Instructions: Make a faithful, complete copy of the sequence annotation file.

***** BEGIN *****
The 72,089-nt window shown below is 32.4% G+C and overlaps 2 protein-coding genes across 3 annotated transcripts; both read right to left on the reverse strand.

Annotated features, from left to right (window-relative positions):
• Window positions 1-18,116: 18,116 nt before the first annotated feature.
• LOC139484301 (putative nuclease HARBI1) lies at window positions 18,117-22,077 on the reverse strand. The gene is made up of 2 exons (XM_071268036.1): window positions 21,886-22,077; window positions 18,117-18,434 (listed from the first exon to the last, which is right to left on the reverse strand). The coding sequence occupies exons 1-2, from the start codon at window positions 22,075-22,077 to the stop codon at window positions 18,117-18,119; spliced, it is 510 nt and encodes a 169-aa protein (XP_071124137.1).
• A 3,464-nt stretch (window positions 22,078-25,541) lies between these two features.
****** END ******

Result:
The 72,089-nt window shown below is 32.4% G+C and overlaps 2 protein-coding genes across 3 annotated transcripts; both read right to left on the reverse strand.

Annotated features, from left to right (window-relative positions):
• Window positions 1-18,116: 18,116 nt before the first annotated feature.
• LOC139484301 (putative nuclease HARBI1) lies at window positions 18,117-22,077 on the reverse strand. The gene is made up of 2 exons (XM_071268036.1): window positions 21,886-22,077; window positions 18,117-18,434 (listed from the first exon to the last, which is right to left on the reverse strand). The coding sequence occupies exons 1-2, from the start codon at window positions 22,075-22,077 to the stop codon at window positions 18,117-18,119; spliced, it is 510 nt and encodes a 169-aa protein (XP_071124137.1).
• A 3,464-nt stretch (window positions 22,078-25,541) lies between these two features.